Faces of Small Business in Malawi

The evidence is clear: smaller businesses drive job creation in emerging economies. But tough local conditions often hold them back, leaving them too big for microfinance but too small for conventional banks, and unable to get the management advice they need to boost performance.

IFC is helping smaller businesses in Malawi – and across Africa -- escape this trap and reach their full potential by providing investments and advisory services, in the form of training and guidance.

In Malawi, IFC’s Africa Micro Small and Medium Sized Enterprises (AMSME) Program is working with the country’s NBS Bank to support the growth of small businesses, a powerful engine of job creation and economic growth.

Thanks to IFC’s help, NBS Bank is becoming a leading small business lender. IFC has invested $3 million in the bank, a loan that is helping it build its small business loan portfolio. An extensive IFC training and guidance program is supporting NBS’s efforts to serve more small business clients.

In the last two years, the bank has lent successfully to more than 500 smaller clients, helping create employment and build businesses in a country where millions have trouble finding steady work.

Three NBS clients with successful businesses are profiled below:

Ruth Thindwa: Restaurant Owner

Ruth Thindwa may serve the tastiest chicken lunches in all of Malawi. Just ask her satisfied customers.

In 2007, Ruth and her husband used their entire savings to open a small restaurant in the country’s business hub, Blantyre. It was a risk, but soon her delicious roast chicken, stewed beans, and other local favorites had built a steady following. 

By 2008 she was looking to expand, increase the restaurant’s workforce, and boost her income. 

Ruth turned to NBS Bank, which lent her 350,000 kwacha (about $2,300) so she could raise her own chickens, giving her “Friends Restaurant” a reliable and cost-effective supply.

But as a 23-year-old, first-time entrepreneur with little formal business training, Ruth needed more than just loans. She entered IFC’s Gender Entrepreneurship Markets (GEM) program that supports women entrepreneurs across Africa and the Middle East.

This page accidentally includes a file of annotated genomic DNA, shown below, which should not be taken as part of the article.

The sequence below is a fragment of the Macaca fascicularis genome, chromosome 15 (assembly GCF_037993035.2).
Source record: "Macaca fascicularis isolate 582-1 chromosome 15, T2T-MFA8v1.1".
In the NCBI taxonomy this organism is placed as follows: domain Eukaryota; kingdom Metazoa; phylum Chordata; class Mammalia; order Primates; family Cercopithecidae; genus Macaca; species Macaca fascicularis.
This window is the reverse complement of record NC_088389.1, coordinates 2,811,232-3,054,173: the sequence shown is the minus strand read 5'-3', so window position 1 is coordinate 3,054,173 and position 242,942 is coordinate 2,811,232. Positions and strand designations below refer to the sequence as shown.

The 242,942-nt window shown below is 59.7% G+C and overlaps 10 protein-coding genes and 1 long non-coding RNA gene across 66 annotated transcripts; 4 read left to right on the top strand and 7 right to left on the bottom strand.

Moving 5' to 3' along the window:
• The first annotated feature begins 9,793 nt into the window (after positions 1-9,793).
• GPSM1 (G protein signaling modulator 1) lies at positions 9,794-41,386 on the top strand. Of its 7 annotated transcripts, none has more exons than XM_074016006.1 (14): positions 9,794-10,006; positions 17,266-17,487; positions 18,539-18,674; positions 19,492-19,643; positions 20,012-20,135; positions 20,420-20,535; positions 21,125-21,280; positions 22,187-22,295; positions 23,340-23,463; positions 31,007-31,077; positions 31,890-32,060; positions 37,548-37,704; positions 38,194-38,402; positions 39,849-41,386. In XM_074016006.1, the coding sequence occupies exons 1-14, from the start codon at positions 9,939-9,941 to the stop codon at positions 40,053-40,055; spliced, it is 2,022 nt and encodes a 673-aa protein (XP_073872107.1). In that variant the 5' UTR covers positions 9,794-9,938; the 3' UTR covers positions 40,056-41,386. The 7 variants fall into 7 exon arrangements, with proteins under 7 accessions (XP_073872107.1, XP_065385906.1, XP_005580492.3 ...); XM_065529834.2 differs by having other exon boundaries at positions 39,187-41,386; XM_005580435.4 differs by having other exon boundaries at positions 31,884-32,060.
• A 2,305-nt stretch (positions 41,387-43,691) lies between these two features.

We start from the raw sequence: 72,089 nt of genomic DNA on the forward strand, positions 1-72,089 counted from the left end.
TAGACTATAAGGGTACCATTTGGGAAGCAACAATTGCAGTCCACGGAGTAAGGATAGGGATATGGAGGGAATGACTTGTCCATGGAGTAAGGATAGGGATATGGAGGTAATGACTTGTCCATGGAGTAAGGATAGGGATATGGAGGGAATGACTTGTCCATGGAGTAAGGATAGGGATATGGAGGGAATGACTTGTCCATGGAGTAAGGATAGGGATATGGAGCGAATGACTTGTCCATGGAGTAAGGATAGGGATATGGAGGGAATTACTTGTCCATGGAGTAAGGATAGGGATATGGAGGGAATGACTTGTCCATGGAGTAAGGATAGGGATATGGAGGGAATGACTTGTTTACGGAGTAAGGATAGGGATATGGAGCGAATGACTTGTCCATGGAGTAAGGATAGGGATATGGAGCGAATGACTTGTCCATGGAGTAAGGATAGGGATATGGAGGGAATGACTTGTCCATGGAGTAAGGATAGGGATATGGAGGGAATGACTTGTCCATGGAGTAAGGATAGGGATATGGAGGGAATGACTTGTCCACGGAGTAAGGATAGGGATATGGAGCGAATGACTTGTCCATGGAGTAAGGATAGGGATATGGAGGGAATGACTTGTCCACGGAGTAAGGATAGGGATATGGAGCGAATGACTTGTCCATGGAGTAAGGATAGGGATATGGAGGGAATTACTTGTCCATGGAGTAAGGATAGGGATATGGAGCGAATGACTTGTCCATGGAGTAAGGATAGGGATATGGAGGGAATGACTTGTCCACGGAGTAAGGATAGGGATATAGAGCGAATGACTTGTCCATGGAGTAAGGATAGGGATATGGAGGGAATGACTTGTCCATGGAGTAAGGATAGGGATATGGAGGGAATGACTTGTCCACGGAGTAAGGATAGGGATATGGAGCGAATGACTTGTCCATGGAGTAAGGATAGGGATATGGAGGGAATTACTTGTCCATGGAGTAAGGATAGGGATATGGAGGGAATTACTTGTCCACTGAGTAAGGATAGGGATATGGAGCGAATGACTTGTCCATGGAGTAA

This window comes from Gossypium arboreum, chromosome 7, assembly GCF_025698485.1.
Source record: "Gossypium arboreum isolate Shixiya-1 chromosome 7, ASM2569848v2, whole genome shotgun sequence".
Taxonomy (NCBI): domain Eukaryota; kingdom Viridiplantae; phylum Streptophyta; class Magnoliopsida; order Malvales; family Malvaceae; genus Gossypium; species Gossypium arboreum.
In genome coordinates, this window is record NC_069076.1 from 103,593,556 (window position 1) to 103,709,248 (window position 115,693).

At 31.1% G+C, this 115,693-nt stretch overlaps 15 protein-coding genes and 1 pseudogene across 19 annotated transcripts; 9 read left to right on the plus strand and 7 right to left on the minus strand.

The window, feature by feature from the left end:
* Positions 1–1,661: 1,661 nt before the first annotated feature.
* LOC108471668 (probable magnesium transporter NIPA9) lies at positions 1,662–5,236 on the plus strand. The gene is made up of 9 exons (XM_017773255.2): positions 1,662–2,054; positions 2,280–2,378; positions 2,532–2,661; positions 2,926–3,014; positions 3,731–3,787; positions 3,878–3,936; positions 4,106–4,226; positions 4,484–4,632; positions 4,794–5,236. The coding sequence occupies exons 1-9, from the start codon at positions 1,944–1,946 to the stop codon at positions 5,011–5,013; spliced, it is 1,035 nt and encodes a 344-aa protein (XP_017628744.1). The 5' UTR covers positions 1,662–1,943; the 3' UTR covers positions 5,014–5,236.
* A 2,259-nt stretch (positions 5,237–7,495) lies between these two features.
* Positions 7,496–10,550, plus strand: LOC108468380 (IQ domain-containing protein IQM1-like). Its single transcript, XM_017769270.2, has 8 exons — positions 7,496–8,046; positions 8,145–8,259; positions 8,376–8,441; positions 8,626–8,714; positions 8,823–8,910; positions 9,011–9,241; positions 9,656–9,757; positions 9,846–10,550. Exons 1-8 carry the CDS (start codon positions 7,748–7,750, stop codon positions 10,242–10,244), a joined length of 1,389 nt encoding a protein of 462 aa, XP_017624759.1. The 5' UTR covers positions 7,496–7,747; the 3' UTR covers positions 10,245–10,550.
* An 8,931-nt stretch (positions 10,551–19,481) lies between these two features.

“The GEM training was wonderful,” Ruth said. “I learned about better bookkeeping, accounting, and many ways to improve my business. I also met other women who were running successful businesses, and now am ready to go back for another loan so we can decorate the restaurant and buy new kitchen equipment.” 

Today Ruth is well on the way to doubling her number of daily customers. Helping promising small business owners like her break through is central to IFC’s strategy in
low-income regions, especially in places where they have trouble accessing finance and business advice. 

Cliff Matola: Dairy Farmer and Veterinary Shop Owner

A sick cow inspired 65-year-old Cliff Matola to start a new career. 

In 2006, a cow on Matola’s small dairy farm in Blantyre was struck by a particularly serious fever. In a desperate search for the drugs that would save his animal, Matola rushed to the local veterinary shop, only to find it shut. 

He dashed from farm to farm, calling on friends and neighbors for help, at last finding the drugs he needed. The cow survived. 

“If this happened to me, it must happen to lots of other farmers as well,” Matola said. “The experience made me wonder about opening my own veterinary shop.”

Cliff did open a shop, and today sells a variety of drugs, wound cleaners, and feed mixes for cows, chickens, pigs, dogs, and other animals.

He invested most of his own capital in the business, but soon needed a fresh injection of funds to expand his stock and satisfy a growing number of customers. 

In 2008, Cliff borrowed 500,000 kwacha from NBS bank.

“Without this loan, it would have been impossible to grow my business,” Matola said. “Now we have all the stock we need and we aren’t running out…I don’t want another farmer to suffer the way I did when I almost lost an animal.”

Rose Magola: Tailor and Children’s Clothing Shop Owner

Rose Magola, a talented seamstress, sells school uniforms, sports kits, hats, book bags, socks, and other clothing at her “Please Mum” clothing shop in Blantyre.

The former bank employee opened the shop in 1998, naming it after the phrase she constantly heard young boys and girls repeat to their mothers as they browsed for clothing. 

The shop built a regular clientele, but Ruth soon became a victim of her own success. She was sourcing a growing amount of material in cash, and feeling pressured by the tight deadline demanded by parents who need their children to be fully kitted for the first day of school. 

I didn’t have the capital to buy all the material I needed,” Rose said. “I was making more than 350 uniforms and couldn’t disappoint even one child…What would that child do without a uniform for school?” 

In 2008, Rose read an NBS Bank brochure about banking for smaller businesses. A few months later she received a 750,000 kwacha loan from the bank, the money she needed to keep her young clients well dressed. 

Rose, who today employs five tailors and three sales assistants, has recently taken a second loan from NBS for one million kwacha. She hopes to open a second shop in Malawi and increase the number of schools she supplies. 

For more information contact:
Jason Hopps
Communications Officer
Johannesburg, South Africa
Phone: +27 11 731 3120
E-mail: jhopps@ifc.org